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  • Writer's pictureJudith Ostronic

Paint Lessons

Updated: Apr 24

For the better part of a year (maybe two?), our guest room looked like a place where old furniture went to die. The walls were white, punctuated with a row of uneven squares painted in subtle but distinguishable hues like Sea Fog, Rice Cake, Alabaster, and Merino. 


I had been applying paint samples over the course of many months, and the splotches had started to resemble street art. That is, if the artists had used the walls of our guest room to test their spray cans.


I had been hoping to inject some warmth into an otherwise cold and mismatched room, but didn't want to rush our choice before I checked on the impact of sunlight, or if the bed linens didn't quite work. I feared we would make our choice, only to want to change it later.


It wasn't indecision that was holding me back. I was overestimating the potential consequence of a possibly bad, even if minor, decision.


In considering the cost, the time, and, eventually, the look and feel of a room where I knew friends and family would be staying, my attention to detail had morphed into something less positive, and left my husband looking like the subject of Munch's The Scream.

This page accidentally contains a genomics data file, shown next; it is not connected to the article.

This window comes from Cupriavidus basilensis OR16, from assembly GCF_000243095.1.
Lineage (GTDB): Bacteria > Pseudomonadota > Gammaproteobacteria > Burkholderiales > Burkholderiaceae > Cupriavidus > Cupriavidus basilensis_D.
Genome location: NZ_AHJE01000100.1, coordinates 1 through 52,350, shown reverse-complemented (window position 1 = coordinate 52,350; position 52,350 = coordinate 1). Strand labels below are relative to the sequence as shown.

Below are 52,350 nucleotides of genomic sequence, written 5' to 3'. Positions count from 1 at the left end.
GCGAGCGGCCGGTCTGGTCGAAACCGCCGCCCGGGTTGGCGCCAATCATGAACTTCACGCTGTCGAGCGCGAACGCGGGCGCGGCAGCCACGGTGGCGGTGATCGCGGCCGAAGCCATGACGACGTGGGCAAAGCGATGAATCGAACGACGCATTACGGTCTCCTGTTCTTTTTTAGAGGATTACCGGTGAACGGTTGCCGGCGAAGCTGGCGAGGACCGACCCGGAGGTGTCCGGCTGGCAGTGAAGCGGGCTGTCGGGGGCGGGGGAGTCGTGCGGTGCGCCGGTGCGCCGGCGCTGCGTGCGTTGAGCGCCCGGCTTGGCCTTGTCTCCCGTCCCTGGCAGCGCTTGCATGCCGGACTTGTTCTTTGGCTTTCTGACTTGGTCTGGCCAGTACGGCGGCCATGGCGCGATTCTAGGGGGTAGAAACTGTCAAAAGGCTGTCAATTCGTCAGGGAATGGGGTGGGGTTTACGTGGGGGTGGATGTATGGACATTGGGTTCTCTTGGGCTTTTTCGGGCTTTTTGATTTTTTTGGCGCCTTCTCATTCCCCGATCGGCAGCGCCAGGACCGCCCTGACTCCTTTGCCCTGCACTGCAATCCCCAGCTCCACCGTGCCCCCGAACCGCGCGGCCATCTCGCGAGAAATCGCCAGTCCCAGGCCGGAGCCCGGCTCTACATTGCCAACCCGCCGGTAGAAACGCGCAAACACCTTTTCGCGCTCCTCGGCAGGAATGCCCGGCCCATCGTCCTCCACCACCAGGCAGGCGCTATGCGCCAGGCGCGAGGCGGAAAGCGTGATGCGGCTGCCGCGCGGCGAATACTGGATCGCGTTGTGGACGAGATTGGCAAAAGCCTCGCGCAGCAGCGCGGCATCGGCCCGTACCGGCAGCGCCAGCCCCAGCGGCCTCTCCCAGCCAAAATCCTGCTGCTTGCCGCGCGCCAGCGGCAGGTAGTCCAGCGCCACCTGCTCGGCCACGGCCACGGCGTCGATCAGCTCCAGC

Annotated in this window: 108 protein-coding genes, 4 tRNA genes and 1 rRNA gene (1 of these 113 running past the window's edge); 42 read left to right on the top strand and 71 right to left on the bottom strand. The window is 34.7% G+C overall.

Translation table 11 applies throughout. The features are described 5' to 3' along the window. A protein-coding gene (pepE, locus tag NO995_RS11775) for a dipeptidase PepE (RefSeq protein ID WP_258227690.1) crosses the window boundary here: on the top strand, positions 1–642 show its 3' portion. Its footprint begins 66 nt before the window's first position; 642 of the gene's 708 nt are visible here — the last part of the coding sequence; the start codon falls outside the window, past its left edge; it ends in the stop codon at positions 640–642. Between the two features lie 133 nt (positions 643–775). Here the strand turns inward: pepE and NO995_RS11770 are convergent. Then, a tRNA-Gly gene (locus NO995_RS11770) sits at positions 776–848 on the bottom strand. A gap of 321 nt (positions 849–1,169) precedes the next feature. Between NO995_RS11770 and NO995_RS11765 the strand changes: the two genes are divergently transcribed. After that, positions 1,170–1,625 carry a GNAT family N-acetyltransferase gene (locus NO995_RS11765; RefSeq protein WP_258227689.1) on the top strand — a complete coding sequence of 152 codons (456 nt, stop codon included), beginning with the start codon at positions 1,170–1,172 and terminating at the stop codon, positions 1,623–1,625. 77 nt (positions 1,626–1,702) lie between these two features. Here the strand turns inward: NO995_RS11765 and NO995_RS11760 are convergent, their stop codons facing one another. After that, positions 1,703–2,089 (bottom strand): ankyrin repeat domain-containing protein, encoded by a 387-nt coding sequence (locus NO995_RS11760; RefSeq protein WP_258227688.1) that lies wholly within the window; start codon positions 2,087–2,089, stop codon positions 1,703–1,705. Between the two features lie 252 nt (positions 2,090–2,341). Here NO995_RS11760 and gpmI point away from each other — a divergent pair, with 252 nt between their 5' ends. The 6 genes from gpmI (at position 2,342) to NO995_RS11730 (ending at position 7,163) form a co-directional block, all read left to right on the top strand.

My question this week is about what happens when something positive – like a skill or a strength – is no longer working. What happens when your strengths are overplayed?


Is it possible you're relying on the skills you know you have, at the expense of developing or honing others? 


Has your attention to detail turned you into a perfectionist, or a procrastinator? Are you a great planner, but less great at execution?


Perhaps you're a patient listener, but your own thoughts are often left unspoken. Maybe you're the friend everyone turns to, but now you need to ask for help. 


As your coach, I'll offer questions that require a close look at the strengths you have, and ask how you want to be using them. My job is to help you develop awareness around your own behaviors so you can determine what is working, and what is not.


It can be difficult distinguishing how everyday behaviors impact our desired outcomes, but don't paint yourself into a corner. Let's get to work!  

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